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Pregnant Women and Cell Phones: A New Risk?

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I came across a story the other day with this headline. It caught my interest and I read further. I took a few seconds to speculate. Was the new risk a potential health problem for the expectant Mother or baby? I believe that using a cell phone while driving is a danger to everyone but had to find out more about what was being described as “a new risk.”

As it turns out, the “new risk” is a possible link between women that use cell phones while pregnant and having children that misbehave. According to theweek.com, “the conclusion of a University of California study, found that Danish women who regularly used a cell phone while pregnant are more likely to report behavioral issues with their children. Children whose mothers used mobile phones while they were in the womb were 30 percent more likely to experience behavioral difficulties by age 7 than children of cell phone-averse moms. If the children started using cell phones themselves at an early age, the odds of behaving badly rose to 50 percent. The University of California study was based on a survey of 28,000 Danish 7-year-olds and their mothers.”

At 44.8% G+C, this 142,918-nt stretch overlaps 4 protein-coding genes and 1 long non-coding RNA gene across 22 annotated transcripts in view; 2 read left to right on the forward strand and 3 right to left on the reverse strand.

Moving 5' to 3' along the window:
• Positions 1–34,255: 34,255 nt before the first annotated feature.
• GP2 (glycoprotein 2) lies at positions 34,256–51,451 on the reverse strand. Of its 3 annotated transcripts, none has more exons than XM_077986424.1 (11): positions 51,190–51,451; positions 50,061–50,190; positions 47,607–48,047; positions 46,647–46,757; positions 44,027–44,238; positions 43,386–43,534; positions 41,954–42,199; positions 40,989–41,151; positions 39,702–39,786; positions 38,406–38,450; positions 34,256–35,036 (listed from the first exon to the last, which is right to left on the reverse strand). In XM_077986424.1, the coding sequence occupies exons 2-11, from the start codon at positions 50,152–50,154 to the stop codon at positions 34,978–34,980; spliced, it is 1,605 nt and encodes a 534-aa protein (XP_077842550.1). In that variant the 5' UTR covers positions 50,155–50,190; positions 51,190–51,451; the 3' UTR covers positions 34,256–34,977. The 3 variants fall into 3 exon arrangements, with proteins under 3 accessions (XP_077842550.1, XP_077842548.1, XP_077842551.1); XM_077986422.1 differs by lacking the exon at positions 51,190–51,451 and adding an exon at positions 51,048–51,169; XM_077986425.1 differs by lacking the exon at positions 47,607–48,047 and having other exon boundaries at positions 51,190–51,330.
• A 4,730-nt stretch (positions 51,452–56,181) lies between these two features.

But if you are pregnant, don’t cancel your mobile contract yet. Researchers suggest that “cell phone use might cause mothers to produce excess melatonin, which could potentially influence the brain development of the fetus. But they acknowledge that conclusion is speculative.”

I’m no child psychologist but it would seem to me that other factors would be more influential to a child’s behavior than their mother’s pregnancy cell phone cell. The article asks the reader, “is it just a coincidence?” I would have to agree with that statement.

"While we would all like to assume that using cell phones as much as we do is harmless, the truth is that only time and more research will tell for sure." Now that’s another statement that I can agree with.

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We value and respect our HERWriters' experiences, but everyone is different. Many of our writers are speaking from personal experience, and what's worked for them may not work for you. Their articles are not a substitute for medical advice, although we hope you can gain knowledge from their insight.



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